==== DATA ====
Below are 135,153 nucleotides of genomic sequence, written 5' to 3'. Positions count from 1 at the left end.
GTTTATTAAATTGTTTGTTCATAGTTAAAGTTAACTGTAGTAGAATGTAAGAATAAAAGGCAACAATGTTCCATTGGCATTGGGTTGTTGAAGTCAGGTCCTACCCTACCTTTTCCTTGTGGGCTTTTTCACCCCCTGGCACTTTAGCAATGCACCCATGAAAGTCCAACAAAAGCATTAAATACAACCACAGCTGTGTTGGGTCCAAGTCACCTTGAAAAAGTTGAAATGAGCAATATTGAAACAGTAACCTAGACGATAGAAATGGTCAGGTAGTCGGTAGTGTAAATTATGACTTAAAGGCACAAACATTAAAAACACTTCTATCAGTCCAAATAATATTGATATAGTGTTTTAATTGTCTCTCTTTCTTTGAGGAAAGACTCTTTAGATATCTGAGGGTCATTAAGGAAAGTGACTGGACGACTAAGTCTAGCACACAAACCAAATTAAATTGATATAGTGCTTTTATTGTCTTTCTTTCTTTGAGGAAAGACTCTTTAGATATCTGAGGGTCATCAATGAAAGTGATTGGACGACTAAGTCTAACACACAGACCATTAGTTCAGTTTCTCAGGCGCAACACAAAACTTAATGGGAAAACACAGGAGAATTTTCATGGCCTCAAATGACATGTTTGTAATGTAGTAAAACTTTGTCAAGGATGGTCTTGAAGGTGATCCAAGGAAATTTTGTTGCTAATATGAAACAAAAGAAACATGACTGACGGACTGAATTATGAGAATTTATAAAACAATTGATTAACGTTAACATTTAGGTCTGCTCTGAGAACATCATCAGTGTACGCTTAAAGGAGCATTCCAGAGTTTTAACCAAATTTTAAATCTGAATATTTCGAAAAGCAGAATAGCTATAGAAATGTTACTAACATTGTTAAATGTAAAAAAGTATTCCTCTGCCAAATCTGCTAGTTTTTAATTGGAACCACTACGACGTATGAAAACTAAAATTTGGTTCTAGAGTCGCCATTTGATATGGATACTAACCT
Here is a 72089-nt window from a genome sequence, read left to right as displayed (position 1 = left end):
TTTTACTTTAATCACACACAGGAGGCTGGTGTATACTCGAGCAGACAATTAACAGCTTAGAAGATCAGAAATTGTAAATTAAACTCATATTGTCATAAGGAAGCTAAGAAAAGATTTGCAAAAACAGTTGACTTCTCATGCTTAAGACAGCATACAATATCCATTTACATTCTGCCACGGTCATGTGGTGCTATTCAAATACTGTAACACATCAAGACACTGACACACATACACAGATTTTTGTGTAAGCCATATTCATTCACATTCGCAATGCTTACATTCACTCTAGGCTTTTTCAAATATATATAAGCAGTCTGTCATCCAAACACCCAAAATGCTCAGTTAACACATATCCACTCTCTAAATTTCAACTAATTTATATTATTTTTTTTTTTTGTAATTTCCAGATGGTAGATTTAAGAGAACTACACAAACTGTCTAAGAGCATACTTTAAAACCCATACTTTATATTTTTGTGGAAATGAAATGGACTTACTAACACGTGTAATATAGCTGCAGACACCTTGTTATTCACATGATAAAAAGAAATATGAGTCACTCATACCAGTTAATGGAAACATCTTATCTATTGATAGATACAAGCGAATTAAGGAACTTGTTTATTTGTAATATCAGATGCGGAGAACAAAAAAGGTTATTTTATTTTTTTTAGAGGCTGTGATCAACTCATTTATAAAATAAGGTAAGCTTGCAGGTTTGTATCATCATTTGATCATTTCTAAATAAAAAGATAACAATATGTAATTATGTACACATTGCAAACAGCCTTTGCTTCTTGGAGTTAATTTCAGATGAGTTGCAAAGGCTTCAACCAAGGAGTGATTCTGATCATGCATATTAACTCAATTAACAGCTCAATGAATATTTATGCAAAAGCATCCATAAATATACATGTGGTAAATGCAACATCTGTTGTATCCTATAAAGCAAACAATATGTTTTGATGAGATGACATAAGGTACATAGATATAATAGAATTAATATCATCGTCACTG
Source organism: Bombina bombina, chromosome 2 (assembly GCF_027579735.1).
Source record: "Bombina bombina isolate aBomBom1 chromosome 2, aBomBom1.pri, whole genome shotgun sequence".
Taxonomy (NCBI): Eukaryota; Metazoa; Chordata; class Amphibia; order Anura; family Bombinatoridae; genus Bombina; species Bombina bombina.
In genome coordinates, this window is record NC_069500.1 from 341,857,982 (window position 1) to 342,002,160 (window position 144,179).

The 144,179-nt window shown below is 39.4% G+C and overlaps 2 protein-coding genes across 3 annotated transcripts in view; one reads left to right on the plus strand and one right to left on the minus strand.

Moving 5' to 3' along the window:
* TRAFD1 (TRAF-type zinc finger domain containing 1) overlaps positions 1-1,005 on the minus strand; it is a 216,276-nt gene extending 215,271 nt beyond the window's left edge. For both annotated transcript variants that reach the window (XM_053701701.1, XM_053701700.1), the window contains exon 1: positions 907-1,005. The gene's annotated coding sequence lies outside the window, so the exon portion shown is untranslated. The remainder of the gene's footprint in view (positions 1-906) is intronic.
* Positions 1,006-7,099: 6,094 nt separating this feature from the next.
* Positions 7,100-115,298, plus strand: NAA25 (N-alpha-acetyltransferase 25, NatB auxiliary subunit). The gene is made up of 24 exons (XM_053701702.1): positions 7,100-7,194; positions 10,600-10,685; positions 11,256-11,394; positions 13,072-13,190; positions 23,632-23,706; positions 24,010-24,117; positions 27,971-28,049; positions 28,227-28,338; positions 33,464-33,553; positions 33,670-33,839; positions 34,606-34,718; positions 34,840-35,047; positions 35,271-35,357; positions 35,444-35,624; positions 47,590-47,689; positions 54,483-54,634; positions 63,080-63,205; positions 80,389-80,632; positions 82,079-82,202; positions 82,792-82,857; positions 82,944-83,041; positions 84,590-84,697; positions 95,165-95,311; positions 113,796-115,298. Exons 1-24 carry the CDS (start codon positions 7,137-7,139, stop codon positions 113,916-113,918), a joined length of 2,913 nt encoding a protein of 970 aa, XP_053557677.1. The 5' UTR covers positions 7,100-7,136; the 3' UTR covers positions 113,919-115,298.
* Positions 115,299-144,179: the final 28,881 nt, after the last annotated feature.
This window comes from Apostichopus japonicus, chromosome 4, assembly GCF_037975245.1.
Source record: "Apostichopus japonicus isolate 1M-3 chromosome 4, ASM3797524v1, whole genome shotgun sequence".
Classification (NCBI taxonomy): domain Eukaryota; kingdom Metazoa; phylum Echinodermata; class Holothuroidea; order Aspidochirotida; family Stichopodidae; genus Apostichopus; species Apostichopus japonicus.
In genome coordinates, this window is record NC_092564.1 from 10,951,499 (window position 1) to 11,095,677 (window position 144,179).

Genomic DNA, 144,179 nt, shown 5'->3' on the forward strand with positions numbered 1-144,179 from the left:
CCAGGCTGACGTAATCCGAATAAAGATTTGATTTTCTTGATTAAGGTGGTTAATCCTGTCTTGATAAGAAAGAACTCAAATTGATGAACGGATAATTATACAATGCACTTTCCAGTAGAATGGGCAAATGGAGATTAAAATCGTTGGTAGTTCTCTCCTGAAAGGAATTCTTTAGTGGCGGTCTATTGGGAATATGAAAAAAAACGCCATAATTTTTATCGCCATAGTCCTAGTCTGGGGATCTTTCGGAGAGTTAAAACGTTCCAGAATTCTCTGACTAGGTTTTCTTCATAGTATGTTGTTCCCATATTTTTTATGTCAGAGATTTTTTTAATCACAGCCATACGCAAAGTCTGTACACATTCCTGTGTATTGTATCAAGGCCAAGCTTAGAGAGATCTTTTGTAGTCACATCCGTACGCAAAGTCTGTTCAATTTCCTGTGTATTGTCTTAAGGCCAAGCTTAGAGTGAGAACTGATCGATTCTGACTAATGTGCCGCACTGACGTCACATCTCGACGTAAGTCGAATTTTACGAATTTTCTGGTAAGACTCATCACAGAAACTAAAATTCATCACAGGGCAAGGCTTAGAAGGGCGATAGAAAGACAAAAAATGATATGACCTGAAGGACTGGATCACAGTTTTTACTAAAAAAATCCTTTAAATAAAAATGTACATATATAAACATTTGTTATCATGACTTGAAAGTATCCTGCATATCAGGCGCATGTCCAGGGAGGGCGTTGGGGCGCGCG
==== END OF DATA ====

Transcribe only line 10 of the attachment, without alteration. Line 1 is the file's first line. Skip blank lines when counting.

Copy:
Moving 5' to 3' along the window: